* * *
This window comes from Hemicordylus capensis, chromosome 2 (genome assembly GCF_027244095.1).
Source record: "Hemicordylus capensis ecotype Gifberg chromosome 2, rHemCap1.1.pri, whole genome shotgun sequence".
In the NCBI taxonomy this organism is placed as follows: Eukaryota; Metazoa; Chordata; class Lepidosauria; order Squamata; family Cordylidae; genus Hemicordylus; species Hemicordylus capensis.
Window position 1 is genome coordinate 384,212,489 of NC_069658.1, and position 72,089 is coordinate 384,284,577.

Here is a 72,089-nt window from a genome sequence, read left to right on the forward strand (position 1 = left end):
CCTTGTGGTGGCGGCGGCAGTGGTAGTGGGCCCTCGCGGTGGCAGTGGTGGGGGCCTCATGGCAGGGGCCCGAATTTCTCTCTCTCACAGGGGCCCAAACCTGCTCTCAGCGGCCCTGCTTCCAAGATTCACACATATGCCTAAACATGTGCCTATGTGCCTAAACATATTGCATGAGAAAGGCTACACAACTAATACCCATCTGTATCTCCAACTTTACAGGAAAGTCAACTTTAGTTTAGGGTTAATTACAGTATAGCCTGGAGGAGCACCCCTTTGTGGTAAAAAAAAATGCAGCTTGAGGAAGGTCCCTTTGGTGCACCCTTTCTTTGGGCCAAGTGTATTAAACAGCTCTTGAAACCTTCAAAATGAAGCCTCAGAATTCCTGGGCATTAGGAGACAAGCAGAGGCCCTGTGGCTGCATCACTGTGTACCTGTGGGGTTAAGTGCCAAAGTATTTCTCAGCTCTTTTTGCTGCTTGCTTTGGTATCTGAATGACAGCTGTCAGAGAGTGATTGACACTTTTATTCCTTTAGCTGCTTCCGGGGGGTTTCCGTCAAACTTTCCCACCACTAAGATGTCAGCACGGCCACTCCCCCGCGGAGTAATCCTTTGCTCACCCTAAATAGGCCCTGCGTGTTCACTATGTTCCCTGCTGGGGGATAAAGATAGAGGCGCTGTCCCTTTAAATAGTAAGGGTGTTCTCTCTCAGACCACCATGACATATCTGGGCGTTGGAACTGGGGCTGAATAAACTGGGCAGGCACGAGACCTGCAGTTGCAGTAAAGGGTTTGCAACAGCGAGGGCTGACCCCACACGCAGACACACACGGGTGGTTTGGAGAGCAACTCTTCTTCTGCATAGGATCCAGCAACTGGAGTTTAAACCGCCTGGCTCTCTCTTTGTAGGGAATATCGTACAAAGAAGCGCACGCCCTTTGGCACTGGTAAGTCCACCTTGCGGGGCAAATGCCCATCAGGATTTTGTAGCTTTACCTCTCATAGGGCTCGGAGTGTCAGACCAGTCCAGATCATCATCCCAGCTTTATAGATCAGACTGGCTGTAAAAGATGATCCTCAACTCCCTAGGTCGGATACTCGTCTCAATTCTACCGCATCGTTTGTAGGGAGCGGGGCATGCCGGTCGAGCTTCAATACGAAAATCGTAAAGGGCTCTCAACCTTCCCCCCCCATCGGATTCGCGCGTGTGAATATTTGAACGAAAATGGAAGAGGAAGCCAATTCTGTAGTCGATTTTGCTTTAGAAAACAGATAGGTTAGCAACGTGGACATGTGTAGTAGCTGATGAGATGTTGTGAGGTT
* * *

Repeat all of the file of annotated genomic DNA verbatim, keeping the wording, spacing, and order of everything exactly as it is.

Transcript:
This window comes from Hemicordylus capensis, chromosome 2 (genome assembly GCF_027244095.1).
Source record: "Hemicordylus capensis ecotype Gifberg chromosome 2, rHemCap1.1.pri, whole genome shotgun sequence".
In the NCBI taxonomy this organism is placed as follows: Eukaryota; Metazoa; Chordata; class Lepidosauria; order Squamata; family Cordylidae; genus Hemicordylus; species Hemicordylus capensis.
Window position 1 is genome coordinate 384,212,489 of NC_069658.1, and position 72,089 is coordinate 384,284,577.

Here is a 72,089-nt window from a genome sequence, read left to right on the forward strand (position 1 = left end):
CCTTGTGGTGGCGGCGGCAGTGGTAGTGGGCCCTCGCGGTGGCAGTGGTGGGGGCCTCATGGCAGGGGCCCGAATTTCTCTCTCTCACAGGGGCCCAAACCTGCTCTCAGCGGCCCTGCTTCCAAGATTCACACATATGCCTAAACATGTGCCTATGTGCCTAAACATATTGCATGAGAAAGGCTACACAACTAATACCCATCTGTATCTCCAACTTTACAGGAAAGTCAACTTTAGTTTAGGGTTAATTACAGTATAGCCTGGAGGAGCACCCCTTTGTGGTAAAAAAAAATGCAGCTTGAGGAAGGTCCCTTTGGTGCACCCTTTCTTTGGGCCAAGTGTATTAAACAGCTCTTGAAACCTTCAAAATGAAGCCTCAGAATTCCTGGGCATTAGGAGACAAGCAGAGGCCCTGTGGCTGCATCACTGTGTACCTGTGGGGTTAAGTGCCAAAGTATTTCTCAGCTCTTTTTGCTGCTTGCTTTGGTATCTGAATGACAGCTGTCAGAGAGTGATTGACACTTTTATTCCTTTAGCTGCTTCCGGGGGGTTTCCGTCAAACTTTCCCACCACTAAGATGTCAGCACGGCCACTCCCCCGCGGAGTAATCCTTTGCTCACCCTAAATAGGCCCTGCGTGTTCACTATGTTCCCTGCTGGGGGATAAAGATAGAGGCGCTGTCCCTTTAAATAGTAAGGGTGTTCTCTCTCAGACCACCATGACATATCTGGGCGTTGGAACTGGGGCTGAATAAACTGGGCAGGCACGAGACCTGCAGTTGCAGTAAAGGGTTTGCAACAGCGAGGGCTGACCCCACACGCAGACACACACGGGTGGTTTGGAGAGCAACTCTTCTTCTGCATAGGATCCAGCAACTGGAGTTTAAACCGCCTGGCTCTCTCTTTGTAGGGAATATCGTACAAAGAAGCGCACGCCCTTTGGCACTGGTAAGTCCACCTTGCGGGGCAAATGCCCATCAGGATTTTGTAGCTTTACCTCTCATAGGGCTCGGAGTGTCAGACCAGTCCAGATCATCATCCCAGCTTTATAGATCAGACTGGCTGTAAAAGATGATCCTCAACTCCCTAGGTCGGATACTCGTCTCAATTCTACCGCATCGTTTGTAGGGAGCGGGGCATGCCGGTCGAGCTTCAATACGAAAATCGTAAAGGGCTCTCAACCTTCCCCCCCCATCGGATTCGCGCGTGTGAATATTTGAACGAAAATGGAAGAGGAAGCCAATTCTGTAGTCGATTTTGCTTTAGAAAACAGATAGGTTAGCAACGTGGACATGTGTAGTAGCTGATGAGATGTTGTGAGGTT